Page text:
A LUCRATIVE advertising contract given to a French company for Dublin city in exchange for 450 public bicycles is to be scrutinised by an independent audit committee, the Sunday Tribune has learned.
Concerns have surrounded the deal between Dublin City Council and JC Decaux – understood to be worth around €1m per year – as a result of strict secrecy regarding its content.
JC Decaux is set to provide the capital with the free bicycles to be used by the public, as well as some tourist signage, in exchange for 72 advertising billboards.
The deal has come under fire by politicians and business groups, many of whom believe that the public are not getting value for money.
However, a degree of transparency is finally expected following a decision last week to expose the details of the contract to an independent audit committee at Dublin City Council.
Amongst those charged with examining the agreement are senior figures at UCD, DIT and the Chartered Institute of Public Finance and Accountability.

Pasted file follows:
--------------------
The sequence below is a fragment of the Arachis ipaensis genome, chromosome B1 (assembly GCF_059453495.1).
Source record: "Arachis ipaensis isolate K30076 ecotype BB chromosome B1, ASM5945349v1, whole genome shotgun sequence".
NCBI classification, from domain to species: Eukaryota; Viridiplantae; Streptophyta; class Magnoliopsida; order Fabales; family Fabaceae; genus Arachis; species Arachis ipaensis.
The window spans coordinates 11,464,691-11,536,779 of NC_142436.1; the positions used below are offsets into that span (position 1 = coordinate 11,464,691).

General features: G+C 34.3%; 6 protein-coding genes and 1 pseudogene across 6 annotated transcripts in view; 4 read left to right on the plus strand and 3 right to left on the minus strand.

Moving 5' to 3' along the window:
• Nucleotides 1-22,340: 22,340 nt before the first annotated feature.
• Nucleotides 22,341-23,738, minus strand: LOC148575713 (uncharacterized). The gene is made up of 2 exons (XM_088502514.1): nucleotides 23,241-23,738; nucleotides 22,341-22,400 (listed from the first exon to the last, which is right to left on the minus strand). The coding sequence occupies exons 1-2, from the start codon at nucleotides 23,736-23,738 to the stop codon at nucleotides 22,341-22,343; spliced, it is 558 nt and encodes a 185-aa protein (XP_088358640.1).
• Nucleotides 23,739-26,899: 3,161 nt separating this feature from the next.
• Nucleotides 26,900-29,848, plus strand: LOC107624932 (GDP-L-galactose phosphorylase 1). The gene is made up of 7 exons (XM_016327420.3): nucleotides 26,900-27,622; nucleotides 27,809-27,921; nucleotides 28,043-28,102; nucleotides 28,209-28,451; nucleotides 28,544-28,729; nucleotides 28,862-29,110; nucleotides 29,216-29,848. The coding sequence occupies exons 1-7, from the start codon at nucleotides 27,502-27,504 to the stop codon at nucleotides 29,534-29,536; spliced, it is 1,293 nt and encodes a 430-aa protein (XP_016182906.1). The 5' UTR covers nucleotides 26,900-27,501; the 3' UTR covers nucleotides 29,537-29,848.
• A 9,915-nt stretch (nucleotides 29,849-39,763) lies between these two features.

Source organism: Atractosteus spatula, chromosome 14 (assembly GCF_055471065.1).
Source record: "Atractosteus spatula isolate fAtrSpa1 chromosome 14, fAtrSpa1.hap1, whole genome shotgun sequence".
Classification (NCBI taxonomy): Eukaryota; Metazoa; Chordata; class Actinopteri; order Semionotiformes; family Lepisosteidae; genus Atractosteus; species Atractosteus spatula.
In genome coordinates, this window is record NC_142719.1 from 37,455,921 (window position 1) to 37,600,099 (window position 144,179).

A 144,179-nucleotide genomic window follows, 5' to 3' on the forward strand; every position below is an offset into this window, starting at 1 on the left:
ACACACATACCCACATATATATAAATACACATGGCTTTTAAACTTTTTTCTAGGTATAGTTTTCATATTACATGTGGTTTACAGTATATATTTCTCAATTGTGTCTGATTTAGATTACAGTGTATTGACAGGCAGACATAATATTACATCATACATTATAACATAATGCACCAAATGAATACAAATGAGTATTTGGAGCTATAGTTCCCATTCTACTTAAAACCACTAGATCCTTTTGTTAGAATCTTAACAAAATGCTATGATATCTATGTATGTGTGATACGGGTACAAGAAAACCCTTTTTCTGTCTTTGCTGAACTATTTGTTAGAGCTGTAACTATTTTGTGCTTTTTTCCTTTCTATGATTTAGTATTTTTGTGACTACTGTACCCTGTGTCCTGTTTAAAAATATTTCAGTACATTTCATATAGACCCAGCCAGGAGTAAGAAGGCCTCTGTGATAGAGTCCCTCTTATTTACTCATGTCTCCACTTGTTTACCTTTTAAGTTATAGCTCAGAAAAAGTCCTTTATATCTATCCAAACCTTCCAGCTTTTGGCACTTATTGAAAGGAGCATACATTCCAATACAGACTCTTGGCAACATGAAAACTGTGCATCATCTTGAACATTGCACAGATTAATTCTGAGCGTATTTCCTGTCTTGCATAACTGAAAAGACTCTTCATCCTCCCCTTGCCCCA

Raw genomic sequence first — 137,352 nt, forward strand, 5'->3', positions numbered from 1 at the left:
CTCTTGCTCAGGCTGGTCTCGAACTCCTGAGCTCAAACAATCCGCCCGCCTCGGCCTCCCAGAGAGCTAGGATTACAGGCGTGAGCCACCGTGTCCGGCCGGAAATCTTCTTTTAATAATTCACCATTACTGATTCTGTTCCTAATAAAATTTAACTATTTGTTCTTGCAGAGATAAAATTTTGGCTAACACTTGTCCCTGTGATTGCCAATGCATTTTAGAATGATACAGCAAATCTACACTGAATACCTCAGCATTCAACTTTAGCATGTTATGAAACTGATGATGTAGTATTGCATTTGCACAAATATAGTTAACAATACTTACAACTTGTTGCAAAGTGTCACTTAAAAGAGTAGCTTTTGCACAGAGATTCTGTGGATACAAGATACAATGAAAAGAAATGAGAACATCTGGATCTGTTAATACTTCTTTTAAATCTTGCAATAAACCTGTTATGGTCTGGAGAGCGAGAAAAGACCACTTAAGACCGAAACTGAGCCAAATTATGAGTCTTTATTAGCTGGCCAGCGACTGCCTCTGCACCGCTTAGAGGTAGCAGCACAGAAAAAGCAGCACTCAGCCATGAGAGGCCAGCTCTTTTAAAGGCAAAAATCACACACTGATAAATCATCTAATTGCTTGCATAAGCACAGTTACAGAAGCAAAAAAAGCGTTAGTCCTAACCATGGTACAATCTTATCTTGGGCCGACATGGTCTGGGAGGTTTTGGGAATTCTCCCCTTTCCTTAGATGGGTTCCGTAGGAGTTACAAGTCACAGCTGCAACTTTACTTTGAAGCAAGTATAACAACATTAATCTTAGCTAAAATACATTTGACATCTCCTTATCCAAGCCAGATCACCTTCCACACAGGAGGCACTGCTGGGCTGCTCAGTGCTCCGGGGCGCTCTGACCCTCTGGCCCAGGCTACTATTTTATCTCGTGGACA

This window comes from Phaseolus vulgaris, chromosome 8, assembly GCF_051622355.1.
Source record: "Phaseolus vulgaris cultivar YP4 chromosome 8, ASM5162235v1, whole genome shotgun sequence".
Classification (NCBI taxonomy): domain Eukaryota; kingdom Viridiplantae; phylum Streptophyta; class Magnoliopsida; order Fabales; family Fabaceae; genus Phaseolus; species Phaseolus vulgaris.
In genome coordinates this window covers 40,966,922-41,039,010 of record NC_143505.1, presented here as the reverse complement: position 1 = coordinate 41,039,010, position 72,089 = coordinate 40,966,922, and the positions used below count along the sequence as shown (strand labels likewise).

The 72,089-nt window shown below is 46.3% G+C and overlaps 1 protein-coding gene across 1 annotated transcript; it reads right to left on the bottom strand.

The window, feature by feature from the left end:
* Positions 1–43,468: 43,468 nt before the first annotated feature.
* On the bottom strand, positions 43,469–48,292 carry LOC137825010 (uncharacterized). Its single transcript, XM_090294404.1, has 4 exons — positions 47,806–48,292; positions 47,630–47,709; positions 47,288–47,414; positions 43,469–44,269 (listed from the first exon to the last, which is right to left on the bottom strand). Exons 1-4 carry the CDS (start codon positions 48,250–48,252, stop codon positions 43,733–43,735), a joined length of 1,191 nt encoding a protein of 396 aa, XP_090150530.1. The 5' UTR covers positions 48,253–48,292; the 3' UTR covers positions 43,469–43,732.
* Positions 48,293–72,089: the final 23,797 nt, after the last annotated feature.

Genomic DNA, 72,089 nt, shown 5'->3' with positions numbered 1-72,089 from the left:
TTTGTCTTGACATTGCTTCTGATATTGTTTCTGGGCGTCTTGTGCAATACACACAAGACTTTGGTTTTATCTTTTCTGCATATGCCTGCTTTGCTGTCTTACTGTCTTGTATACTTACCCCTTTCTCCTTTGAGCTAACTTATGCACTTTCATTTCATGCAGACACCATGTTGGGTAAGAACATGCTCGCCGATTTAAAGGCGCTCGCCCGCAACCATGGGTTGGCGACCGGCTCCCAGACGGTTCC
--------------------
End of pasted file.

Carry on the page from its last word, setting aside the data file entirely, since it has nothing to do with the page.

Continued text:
Last year a new brand of local authority audit committees were established, allowing independent monitoring of the financial workings of a council under the expert guidance of external committee members.
Concern over the arrangement led to an application for the contract to be examined by the audit committee.
Committee members who will examine the deal include Tom McAleese of Chambers Ireland, UCD vice president for capital and commer-
cial development Eamonn Ceannt, Dublin Institute of Technology president Brian Norton, William Carrie of the Chartered Institute of Public Finance and Accountability and Dublin City
Councillors Dermot Lacey, Gerry Breen and Michael Donnelly.
Cllr Lacey, who put forward the application to have the contracts examined, said it was "unsatisfactory that public representatives were left guessing as to the exact nature of the agreement."
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